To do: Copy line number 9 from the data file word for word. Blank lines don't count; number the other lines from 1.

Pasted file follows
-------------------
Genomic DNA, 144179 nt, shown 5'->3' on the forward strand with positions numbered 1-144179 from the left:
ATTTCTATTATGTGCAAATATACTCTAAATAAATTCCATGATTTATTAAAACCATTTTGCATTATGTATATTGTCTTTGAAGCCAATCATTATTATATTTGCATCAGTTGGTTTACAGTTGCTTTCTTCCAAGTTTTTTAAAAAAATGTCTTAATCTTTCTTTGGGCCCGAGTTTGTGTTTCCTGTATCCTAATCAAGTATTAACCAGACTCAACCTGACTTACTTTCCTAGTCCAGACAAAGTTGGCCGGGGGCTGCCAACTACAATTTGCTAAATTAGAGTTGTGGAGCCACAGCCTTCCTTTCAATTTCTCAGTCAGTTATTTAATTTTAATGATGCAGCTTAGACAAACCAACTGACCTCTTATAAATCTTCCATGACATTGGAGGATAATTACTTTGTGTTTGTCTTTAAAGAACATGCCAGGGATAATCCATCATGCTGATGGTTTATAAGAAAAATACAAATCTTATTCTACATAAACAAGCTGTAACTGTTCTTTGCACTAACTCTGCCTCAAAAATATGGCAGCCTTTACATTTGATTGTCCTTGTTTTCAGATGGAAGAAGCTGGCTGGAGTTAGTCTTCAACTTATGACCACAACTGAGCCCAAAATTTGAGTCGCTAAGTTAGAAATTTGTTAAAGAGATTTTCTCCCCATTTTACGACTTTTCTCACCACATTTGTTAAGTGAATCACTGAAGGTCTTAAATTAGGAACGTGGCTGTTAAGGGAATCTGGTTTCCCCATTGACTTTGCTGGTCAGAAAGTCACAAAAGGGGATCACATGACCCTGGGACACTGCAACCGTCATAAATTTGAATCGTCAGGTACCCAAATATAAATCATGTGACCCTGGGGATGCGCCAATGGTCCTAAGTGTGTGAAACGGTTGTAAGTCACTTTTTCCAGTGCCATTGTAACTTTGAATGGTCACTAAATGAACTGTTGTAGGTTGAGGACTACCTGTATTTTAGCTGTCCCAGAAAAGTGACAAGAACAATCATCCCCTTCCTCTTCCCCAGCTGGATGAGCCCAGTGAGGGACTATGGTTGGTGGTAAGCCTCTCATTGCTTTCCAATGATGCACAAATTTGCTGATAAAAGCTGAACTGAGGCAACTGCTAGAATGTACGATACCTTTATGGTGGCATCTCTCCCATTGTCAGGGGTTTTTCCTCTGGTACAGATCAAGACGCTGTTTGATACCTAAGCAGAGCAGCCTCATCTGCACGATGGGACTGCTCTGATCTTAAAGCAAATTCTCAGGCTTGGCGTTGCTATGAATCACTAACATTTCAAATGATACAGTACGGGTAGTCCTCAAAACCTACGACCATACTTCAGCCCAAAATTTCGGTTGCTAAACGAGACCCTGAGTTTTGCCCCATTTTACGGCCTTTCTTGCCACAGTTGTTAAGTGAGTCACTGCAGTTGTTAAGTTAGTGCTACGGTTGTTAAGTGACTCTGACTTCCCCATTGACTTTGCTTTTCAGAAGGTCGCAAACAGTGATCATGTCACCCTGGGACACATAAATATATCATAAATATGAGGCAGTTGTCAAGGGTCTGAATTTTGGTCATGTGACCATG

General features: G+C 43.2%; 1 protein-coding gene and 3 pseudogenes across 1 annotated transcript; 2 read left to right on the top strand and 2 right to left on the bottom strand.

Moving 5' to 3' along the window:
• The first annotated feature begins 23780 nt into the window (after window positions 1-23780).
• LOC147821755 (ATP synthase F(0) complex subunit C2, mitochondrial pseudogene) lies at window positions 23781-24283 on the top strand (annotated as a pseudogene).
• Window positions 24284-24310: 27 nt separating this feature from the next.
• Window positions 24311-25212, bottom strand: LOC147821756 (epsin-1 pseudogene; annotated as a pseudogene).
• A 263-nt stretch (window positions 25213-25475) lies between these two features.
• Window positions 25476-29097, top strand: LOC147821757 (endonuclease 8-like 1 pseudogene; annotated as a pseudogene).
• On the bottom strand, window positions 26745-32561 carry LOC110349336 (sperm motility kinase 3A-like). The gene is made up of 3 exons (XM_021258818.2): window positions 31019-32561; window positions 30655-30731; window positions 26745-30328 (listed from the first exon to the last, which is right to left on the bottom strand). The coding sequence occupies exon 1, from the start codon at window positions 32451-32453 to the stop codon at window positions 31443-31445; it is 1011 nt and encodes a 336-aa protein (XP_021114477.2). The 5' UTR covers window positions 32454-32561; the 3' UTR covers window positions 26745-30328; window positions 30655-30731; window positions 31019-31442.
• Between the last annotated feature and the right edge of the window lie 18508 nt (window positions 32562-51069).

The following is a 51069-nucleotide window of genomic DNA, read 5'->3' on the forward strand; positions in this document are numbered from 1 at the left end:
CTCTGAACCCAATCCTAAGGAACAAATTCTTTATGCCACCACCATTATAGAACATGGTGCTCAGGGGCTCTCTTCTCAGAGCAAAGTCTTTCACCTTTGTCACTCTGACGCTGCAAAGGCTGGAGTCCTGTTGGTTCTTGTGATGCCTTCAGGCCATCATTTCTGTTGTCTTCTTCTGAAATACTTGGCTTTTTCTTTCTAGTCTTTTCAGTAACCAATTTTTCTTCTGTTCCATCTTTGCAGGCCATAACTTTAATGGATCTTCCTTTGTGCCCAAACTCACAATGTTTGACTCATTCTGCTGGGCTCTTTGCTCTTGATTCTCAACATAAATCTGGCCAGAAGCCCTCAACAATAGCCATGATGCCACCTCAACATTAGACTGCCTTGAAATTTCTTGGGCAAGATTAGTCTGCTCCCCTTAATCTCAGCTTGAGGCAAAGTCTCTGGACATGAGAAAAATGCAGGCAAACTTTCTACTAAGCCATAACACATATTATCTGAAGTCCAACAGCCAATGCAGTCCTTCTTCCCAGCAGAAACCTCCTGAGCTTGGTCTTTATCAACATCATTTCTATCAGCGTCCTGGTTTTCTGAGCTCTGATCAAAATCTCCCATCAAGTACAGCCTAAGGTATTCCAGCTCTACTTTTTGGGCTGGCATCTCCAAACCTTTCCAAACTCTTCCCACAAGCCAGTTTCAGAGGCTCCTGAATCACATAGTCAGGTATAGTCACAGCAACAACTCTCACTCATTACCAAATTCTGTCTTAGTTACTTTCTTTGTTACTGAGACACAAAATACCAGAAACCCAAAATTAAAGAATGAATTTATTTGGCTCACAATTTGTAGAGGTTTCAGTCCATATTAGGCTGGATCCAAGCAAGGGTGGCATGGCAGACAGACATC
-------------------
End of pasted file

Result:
• A 263-nt stretch (window positions 25213-25475) lies between these two features.